State statutes of limitations and tolling principles apply to determine the timeliness of claims asserted under 42 U.S.C. § 1983. Wilson v. Garcia, 471 U.S. 261, 268-69 (1985). For civil rights suits filed in Michigan under § 1983, the statute of limitations is three years. See Mich. Comp. Laws § 600.5805(10); Carroll v. Wilkerson, 782 F.2d 44, 44 (6th Cir. 1986) (per curiam); Stafford v. Vaughn, No. 97-2239, 1999 WL 96990, at *1 (6th Cir. Feb. 2, 1999). Accrual of the claim for relief, however, is a question of federal law. Collyer v. Darling, 98 F.3d 211, 220 (6th Cir. 1996); Sevier v. Turner, 742 F.2d 262, 272 (6th Cir. 1984). The statute of limitations begins to run when the aggrieved party knows or has reason to know of the injury that is the basis of his action. Collyer, 98 F.3d at 220.[1]

Plaintiff’s complaint is untimely. He asserts claims arising in October 2003. Plaintiff had reason to know of the “harms” done to him at the time they occurred. Hence, his claims accrued in 2003. However, Plaintiff did not file his complaint until February 2015, well past Michigan’s three-year limit. Moreover, Michigan law no longer tolls the running of the statute of limitations when a plaintiff is incarcerated. See Mich. Comp. Laws § 600.5851(9). Further, it is well established that ignorance of the law does not warrant equitable tolling of a statute of limitations. See Rose v. Dole, 945 F.2d 1331, 1335 (6th Cir. 1991); Jones v. Gen. Motors Corp., 939 F.2d 380, 385 (6th Cir. 1991); Mason v. Dep’t of Justice, No. 01-5701, 2002 WL 1334756, at *2 (6th Cir. June 17, 2002).

A complaint “is frivolous where it lacks an arguable basis either in law or in fact.” Neitzke v. Williams, 490 U.S. 319, 325 (1989). A complaint may be dismissed as frivolous if it is time-barred by the appropriate statute of limitations. See Dellis v. Corr. Corp. of Am., 257 F.3d 508, 511 (6th Cir. 2001). The Sixth Circuit has repeatedly held that when a meritorious affirmative defense based upon the applicable statute of limitations is obvious from the face of the complaint, sua sponte dismissal of the complaint is appropriate. See Dellis, 257 F.3d at 511; Beach v. Ohio, No. 03-3187, 2003 WL 22416912, at *1 (6th Cir. Oct. 21, 2003); Castillo v. Grogan, No. 02-5294, 2002 WL 31780936, at *1 (6th Cir. Dec. 11, 2002); Duff v. Yount, No. 02-5250, 2002 WL 31388756, at *1-2 (6th Cir. Oct. 22, 2002); Paige v. Pandya, No. 00-1325, 2000 WL 1828653 (6th Cir. Dec. 5, 2000). Accordingly, Plaintiff’s action must be dismissed as frivolous.[2]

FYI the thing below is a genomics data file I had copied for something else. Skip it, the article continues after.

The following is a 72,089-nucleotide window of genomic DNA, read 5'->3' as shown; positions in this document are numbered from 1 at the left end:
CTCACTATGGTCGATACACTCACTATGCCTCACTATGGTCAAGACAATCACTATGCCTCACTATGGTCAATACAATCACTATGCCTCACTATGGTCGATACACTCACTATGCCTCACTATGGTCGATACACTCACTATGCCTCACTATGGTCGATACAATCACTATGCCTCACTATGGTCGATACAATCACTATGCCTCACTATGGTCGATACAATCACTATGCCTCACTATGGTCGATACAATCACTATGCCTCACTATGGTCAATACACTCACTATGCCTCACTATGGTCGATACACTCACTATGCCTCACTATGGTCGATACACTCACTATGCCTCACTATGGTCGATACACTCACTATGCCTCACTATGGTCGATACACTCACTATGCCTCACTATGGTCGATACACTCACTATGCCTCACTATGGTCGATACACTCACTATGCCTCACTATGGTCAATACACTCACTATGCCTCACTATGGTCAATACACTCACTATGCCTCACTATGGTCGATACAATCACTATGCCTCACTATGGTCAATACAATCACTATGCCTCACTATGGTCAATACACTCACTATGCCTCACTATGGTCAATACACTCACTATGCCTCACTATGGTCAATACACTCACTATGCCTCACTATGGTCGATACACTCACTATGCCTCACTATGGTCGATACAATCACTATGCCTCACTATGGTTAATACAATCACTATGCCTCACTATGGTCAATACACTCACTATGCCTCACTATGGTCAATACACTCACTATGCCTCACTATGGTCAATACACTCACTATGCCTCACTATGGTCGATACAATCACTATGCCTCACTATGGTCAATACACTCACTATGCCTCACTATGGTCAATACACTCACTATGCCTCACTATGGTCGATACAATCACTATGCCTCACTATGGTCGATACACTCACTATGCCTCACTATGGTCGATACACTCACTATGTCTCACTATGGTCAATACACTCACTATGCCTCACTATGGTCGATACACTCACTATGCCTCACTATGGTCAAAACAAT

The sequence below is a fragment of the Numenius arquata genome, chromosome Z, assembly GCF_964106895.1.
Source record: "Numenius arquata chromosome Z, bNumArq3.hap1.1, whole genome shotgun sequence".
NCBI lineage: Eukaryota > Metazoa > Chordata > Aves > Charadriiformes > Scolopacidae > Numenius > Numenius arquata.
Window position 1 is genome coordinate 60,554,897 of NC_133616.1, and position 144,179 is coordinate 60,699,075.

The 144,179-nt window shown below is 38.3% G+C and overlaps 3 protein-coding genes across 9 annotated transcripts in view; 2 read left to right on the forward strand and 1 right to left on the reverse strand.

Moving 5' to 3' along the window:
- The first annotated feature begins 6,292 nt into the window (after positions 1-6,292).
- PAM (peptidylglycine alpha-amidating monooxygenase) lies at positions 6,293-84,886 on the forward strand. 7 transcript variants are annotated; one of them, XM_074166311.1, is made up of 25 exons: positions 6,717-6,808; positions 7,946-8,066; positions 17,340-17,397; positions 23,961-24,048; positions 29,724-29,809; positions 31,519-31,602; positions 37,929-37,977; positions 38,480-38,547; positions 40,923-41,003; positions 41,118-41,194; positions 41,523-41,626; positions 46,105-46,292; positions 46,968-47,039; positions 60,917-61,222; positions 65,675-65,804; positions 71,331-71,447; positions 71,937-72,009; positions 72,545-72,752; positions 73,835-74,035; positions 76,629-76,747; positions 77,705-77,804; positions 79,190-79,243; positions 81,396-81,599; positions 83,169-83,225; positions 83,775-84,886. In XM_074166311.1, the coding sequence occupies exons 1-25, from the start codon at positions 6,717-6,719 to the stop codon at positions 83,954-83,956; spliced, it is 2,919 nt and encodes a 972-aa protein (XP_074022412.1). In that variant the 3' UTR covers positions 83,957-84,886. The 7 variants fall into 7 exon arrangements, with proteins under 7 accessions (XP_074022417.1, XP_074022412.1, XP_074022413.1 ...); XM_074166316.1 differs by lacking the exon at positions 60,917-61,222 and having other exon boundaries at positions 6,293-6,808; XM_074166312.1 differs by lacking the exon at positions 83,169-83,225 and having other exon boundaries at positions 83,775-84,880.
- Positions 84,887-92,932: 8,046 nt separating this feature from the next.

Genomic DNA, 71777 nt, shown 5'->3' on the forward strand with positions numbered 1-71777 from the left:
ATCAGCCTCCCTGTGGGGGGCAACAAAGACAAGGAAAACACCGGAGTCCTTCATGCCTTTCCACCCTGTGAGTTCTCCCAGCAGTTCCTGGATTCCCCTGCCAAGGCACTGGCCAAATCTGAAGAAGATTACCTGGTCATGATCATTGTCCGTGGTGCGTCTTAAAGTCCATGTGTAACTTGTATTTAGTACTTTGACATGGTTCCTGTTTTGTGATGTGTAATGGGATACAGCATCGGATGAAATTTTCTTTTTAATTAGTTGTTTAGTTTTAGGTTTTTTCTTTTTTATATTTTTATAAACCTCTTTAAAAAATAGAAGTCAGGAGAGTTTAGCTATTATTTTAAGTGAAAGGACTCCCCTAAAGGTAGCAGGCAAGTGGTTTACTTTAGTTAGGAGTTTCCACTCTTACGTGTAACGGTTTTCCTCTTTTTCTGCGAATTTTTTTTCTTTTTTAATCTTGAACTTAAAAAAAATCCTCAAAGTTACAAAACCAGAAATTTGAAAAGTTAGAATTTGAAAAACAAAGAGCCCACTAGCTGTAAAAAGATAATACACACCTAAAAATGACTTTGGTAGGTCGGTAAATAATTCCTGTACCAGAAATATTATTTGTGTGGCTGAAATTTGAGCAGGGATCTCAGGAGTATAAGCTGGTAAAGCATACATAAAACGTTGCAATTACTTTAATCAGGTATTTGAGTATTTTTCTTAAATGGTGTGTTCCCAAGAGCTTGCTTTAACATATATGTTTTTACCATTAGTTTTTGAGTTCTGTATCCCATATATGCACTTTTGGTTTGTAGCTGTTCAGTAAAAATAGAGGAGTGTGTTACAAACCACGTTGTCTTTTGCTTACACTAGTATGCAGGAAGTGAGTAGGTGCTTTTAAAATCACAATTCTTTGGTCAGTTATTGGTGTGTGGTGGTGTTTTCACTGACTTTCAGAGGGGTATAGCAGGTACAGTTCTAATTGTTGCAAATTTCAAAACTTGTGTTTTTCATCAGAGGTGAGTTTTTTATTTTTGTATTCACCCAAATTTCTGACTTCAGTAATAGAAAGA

Conclusion

Having conducted the review required by the Prison Litigation Reform Act, the Court determines that Plaintiff’s action will be dismissed as frivolous pursuant to 28 U.S.C. §§ 1915(e)(2) and 1915A(b).

The Court must next decide whether an appeal of this action would be in good faith within the meaning of 28 U.S.C. § 1915(a)(3). See McGore v. Wrigglesworth, 114 F.3d 601, 611 (6th Cir. 1997). For the same reasons that the Court dismisses the action, the Court discerns no good-faith basis for an appeal. Should Plaintiff appeal this decision, the Court will assess the $505.00 appellate filing fee pursuant to § 1915(b)(1), see McGore, 114 F.3d at 610-11, unless Plaintiff is barred from proceeding in forma pauperis, e.g., by the “three-strikes” rule of § 1915(g). If he is barred, he will be required to pay the $505.00 appellate filing fee in one lump sum.

This is a dismissal as described by 28 U.S.C. § 1915(g).

A Judgment consistent with this Opinion will be entered.